How am I going to know if Martin recovers?
Martin’s autism, for me, is defined by negatives. He doesn’t ask questions. He doesn’t respond to his name. He doesn’t pay attention. He doesn’t use pronouns. He doesn’t have strong fine motor skills.
I wonder how neurotypicality will be defined. If I remove the “n’t” from each of those sentences, is Martin recovered? Or will he need to achieve some level of “can do” before we call him neurotypical?
The determination will be easiest if I can define recovery be negatives, too, by unusual behaviors discontinuing. For example, I’m writing this at the airport, waiting for a flight. Martin is seated in the chair next to me, playing with a toy train. He is not crawling under the row of seats trying to wedge himself into the smallest, most secure crevice available (which he used to do). At the security checkpoint he did not refuse to hold my hand and did not bolt. He has not had a potty accident all morning.
On the other hand, he did sort of freak out and refuse to wash his hands when the bathroom had only hot-air dryers, no paper towels. (I had some paper towels in our travel backpack. Meltdown averted.) What if he had not panicked at the thought of trying the hot-air dryer? Then would this be a neurotypical trip to the airport? Probably not. He still can’t ask questions or speak very clearly.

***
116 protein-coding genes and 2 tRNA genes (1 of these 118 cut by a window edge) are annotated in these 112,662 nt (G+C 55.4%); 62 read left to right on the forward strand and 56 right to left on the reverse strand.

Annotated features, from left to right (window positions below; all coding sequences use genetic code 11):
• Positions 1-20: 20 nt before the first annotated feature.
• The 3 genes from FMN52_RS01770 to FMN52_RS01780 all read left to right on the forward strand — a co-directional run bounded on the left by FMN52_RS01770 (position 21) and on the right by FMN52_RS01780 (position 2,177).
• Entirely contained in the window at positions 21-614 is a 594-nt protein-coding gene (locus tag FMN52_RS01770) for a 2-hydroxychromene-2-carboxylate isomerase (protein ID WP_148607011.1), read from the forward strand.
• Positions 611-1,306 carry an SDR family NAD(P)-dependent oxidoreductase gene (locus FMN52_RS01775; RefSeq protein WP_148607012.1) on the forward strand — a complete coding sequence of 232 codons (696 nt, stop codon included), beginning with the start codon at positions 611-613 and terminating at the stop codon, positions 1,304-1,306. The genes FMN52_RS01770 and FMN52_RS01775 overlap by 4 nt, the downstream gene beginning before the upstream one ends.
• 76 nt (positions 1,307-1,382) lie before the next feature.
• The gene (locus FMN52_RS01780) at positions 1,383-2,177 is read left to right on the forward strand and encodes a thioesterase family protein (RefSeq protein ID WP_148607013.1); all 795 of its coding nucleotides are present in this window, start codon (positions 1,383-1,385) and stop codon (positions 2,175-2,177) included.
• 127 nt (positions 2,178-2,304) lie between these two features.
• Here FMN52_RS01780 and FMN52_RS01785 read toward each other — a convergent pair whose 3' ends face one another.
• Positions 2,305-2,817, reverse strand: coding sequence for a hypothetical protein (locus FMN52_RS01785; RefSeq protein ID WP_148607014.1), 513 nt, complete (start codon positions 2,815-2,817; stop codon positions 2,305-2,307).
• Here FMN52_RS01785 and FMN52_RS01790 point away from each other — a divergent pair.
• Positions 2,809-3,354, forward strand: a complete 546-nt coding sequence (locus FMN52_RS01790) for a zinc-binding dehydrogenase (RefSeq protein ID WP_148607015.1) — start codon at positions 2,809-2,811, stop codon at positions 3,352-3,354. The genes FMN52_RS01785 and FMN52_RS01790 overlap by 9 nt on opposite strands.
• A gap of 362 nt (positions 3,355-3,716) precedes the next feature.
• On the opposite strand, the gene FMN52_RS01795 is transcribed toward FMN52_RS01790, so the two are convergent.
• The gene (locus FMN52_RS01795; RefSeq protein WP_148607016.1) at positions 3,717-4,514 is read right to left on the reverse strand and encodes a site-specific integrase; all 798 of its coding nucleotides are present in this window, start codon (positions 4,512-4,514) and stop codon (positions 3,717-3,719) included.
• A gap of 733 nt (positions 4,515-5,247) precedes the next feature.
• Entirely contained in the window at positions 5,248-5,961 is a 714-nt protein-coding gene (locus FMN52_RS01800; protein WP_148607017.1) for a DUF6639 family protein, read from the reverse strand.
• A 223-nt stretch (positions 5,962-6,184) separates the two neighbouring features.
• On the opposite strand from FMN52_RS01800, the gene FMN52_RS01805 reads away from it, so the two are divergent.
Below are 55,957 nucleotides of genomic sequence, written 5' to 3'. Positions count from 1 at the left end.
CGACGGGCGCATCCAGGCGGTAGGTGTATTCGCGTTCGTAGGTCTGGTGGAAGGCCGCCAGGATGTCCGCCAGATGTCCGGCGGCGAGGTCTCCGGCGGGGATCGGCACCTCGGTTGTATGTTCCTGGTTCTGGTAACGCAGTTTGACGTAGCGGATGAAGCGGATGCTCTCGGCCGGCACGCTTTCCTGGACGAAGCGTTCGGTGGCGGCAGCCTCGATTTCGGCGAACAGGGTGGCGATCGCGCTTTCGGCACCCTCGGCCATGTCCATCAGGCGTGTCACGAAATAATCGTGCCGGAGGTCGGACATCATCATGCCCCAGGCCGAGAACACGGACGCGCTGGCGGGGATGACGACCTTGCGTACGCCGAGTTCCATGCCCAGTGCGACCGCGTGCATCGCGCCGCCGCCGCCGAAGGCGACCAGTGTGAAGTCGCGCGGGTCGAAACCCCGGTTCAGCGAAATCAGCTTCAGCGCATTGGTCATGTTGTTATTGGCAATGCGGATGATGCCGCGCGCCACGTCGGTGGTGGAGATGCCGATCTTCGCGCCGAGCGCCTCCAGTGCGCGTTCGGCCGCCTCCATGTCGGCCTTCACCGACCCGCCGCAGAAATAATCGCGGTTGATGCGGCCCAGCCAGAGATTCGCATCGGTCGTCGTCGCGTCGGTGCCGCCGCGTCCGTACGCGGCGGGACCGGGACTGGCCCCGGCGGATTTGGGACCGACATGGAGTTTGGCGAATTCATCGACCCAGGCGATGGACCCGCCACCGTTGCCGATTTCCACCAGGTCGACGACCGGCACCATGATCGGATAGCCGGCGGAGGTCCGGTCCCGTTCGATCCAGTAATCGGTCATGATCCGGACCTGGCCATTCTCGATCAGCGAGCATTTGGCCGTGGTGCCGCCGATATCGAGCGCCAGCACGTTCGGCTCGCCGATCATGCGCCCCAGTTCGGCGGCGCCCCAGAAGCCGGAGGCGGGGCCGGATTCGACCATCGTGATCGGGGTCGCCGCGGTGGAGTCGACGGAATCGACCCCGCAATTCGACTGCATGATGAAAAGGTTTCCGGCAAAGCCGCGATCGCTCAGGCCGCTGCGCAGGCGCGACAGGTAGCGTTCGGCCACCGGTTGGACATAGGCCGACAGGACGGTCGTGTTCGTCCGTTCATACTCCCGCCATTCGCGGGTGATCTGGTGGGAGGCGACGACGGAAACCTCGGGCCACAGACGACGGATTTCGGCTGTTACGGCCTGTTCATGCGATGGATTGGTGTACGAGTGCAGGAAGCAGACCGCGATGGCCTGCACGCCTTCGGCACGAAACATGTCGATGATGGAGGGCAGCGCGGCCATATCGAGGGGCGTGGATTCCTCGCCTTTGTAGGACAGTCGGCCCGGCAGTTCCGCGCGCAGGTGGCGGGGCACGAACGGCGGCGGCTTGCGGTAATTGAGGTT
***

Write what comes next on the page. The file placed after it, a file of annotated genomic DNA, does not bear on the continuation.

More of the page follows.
So I suppose our journey will end with a magic combination, when the peculiar behaviors cease and Martin attains skills that rival an average neurotypical peer’s.
Which I also suppose means our journey may never end. I mean, I engage in peculiar behaviors. (As far as I know, it is not normal that I refuse to start the washing machine until I’ve located each of our four cats, to make sure none is in the washer. Even though I’ve just checked the washer and confirmed that no cats are inside. Twice.) Moreover, I lack any sense of direction, can’t draw more than a stick figure, and couldn’t sing on key to save my life. So I would say I can’t find a new location, illustrate, or sing as well as an average peer, neurotypical or otherwise. Come to think of it, despite being athletic, I can’t even play basketball. Just not a skill I have.
My “can do” is not up to snuff. Looks like I need a recovery journey, too.